Fig. 3
Kinetics in bruise in center and at 8 mm from center. The concentration of hemoglobin in the center in the graph is divided by 2, to display all chromophores more clearly in 1 graph. The simulations are done with the standard parameters as given ...

Figure 4 shows the influence of the diffusivity DHb, which is varied between 1 × 10−8 and 8 × 10−8 m2/h for a circular symmetric bruise of a 10 mm starting diameter. We kept DB four times larger than DHb and hence DHb is varied between 4 × 10−8 and 3.2 × 10−7 m2/h. A higher diffusivity value (representing less dense tissue, i.e. less collagen fibers) leads to a larger bruise (Fig. 4a). Also, the concentrations of hemoglobin and bilirubin per compartment are lower for higher diffusivity values (not shown) and the bruise resolves faster (Fig. 4b).

Fig. 4
a Final diameter of bruise for different diffusivities. b Time to resolve for different diffusivities. DHb was varied between 1 × 10−8–8 × 10−8 m2/h, DB remained 4 ×  ...

Figure 5 shows the influence of skin thickness on the maximal diameter of a circular symmetric bruise in the top layer of the dermis and the time to resolve. The subcutaneous volume was kept constant at 10 mm3 per compartment. The top layer of the dermis was kept constant at 0.4 mm, and the bottom layer was varied between 0.6 and 1.6 mm. As depicted in Fig. 5a, a larger dermal thickness causes a larger diameter of the hemoglobin and bilirubin areas, and a bruise in a thicker dermis takes longer to resolve (Fig. 5b).

Fig. 5
a Final diameter of bruise for different dermal thicknesses. b Time to resolve for different dermal thicknesses. Thickness varied between 1–2 mm. The simulations are done with the standard parameters as given in Table 1, except ...

Figure 6a shows the maximal diameter of a circular symmetric bruise for different starting diameters, ranging from 2 to 30 mm. The bilirubin in the bruise diffuses faster than the hemoglobin, resulting in a larger area containing bilirubin than containing hemoglobin. The maximal diameter of the hemoglobin area in the bruise ranges from 8 to 40 mm and the diameter of the bilirubin area ranges from 26 to 96 mm. The concentrations per compartment of hemoglobin and bilirubin in the larger bruises are higher than in the smaller bruises and a larger bruise takes longer to resolve. The diameter of the hemoglobin area of the bruise over time for different starting diameters is shown in Fig. 6b (diameter bilirubin over time is not shown). The steps in the hemoglobin kinetics are due to the resolution of the model. The ratio between these two diameters over time for different starting diameters is shown in Fig. 6c. Combining Fig. 6b and c relates the diameter of the hemoglobin area uniquely with the ratio of the hemoglobin over the bilirubin area diameters (Fig. 6d), from which the age of the simulated bruise follows directly; e.g. if the diameter of the hemoglobin area is 20 mm, and the ratio of the hemoglobin over bilirubin area is 0.25, there is a unique solution for the age of the bruise; the bruise must be 2.8 days old.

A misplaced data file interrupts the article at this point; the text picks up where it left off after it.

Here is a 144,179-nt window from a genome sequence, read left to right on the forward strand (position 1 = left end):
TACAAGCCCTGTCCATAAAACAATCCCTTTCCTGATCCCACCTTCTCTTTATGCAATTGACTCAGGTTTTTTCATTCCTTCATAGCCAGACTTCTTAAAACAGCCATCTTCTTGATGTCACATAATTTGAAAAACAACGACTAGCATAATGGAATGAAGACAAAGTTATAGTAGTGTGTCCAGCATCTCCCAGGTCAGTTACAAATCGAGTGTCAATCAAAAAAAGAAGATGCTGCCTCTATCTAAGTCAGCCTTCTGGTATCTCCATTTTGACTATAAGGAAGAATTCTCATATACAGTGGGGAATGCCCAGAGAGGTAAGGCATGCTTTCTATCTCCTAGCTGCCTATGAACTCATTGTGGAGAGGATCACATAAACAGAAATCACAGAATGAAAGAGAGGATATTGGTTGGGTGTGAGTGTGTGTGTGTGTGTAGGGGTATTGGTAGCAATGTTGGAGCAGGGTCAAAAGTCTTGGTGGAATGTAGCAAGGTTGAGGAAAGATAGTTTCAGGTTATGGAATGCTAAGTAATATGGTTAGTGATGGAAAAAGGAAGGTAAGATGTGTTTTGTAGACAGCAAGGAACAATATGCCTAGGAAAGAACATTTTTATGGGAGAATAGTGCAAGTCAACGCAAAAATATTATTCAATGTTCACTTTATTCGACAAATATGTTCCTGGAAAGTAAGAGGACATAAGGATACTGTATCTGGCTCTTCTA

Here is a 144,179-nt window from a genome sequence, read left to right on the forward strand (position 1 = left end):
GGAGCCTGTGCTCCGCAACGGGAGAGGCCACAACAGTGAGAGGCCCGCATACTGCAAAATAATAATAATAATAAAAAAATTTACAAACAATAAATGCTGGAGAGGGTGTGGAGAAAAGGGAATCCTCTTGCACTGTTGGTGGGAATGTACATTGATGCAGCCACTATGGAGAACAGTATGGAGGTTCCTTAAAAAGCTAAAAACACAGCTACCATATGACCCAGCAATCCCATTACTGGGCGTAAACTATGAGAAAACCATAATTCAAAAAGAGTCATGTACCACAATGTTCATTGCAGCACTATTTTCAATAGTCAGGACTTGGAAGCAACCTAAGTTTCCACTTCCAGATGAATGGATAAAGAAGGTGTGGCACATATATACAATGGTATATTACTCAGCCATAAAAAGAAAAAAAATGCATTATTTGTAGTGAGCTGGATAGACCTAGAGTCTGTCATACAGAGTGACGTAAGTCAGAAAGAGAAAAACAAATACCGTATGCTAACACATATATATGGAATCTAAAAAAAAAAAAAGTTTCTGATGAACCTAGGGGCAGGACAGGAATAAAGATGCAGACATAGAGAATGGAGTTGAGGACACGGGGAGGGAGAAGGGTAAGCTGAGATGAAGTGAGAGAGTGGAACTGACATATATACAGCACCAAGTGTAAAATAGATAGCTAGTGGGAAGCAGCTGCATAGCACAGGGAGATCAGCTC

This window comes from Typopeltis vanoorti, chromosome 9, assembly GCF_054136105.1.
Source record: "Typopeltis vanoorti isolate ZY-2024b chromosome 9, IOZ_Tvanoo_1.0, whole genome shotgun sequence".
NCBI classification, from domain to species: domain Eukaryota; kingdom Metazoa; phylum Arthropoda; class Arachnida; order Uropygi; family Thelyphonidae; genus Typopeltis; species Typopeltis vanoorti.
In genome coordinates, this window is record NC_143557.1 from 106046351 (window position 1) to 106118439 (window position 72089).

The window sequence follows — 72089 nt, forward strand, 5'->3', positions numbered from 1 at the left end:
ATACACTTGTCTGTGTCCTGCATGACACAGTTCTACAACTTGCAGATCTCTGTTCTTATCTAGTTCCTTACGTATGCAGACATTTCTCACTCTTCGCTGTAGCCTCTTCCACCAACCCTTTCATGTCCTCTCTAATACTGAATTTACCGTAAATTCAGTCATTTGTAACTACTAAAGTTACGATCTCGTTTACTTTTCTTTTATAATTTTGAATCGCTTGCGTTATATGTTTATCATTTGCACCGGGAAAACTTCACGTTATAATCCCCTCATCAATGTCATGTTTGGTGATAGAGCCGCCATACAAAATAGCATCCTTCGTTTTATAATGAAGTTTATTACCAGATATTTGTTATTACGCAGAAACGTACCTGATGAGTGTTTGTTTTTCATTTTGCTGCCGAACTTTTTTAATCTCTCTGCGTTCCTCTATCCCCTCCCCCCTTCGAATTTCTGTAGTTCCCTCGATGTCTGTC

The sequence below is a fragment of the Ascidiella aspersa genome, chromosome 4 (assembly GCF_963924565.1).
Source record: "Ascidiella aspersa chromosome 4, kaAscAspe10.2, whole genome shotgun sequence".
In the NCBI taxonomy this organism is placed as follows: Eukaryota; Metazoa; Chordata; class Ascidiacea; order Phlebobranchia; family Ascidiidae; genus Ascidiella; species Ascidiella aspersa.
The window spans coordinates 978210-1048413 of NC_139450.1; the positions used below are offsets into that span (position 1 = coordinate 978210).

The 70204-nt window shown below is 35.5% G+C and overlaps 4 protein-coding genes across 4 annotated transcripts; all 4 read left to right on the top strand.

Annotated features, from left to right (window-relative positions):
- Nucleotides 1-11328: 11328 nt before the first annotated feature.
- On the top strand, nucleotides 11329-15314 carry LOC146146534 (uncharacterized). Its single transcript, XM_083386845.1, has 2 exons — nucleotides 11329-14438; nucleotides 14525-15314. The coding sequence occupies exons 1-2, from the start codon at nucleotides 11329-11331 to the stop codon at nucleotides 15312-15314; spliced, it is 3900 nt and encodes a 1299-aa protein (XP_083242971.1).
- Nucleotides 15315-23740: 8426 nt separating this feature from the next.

Fig. 6
a Final diameter of the bruise for different starting diameters. b Diameter of hemoglobin area of bruise over time for different starting diameters (the steps in the hemoglobin kinetics are due to the resolution of the model). c Ratio of the diameter ...

For the non homogeneous shaped starting blood pool (Fig. 7b, day 0), derived from the photos of a natural bruise (Fig. 7a, day 1), a qualitative comparison of the temporal and spatial distributions of hemoglobin and bilirubin concentrations in this natural versus the simulated bruise is presented in Fig. 7. On day 1, the amount of hemoglobin is highest, and confined in a restricted area. Small amounts of bilirubin are visible. On day 4, the amount of hemoglobin is lower than on day 1, and bilirubin has filled the areas between the different hemoglobin parts. On day 7, the upper part of the bruise has almost resolved, where the lower part contains mainly bilirubin. Figure 8 shows the total areas of the hemoglobin and bilirubin parts over time, both for the simulated bruise and for the natural bruise. The total simulated hemoglobin area matches the total hemoglobin area of the natural bruise at several time points for a single set of parameters. The total bilirubin area of the simulated bruise matches the total bilirubin area of the natural bruise in the first 100 h. After 100 h, the total bilirubin area of the simulated bruise is overestimated compared to the natural bruise.

Fig. 7
a Non homogeneous natural bruise photographed on 3 different days (cross sect. 40 mm). Ballpoint stripes were drawn for orientation. b Simulations of a non homogeneous bruise (starting blood pool extracted from photo day 1) Dermal thickness = 1000 μm, ...
Fig. 8
a Total area of hemoglobin area of the simulated and natural bruise. b Total bilirubin area of the simulated and natural bruise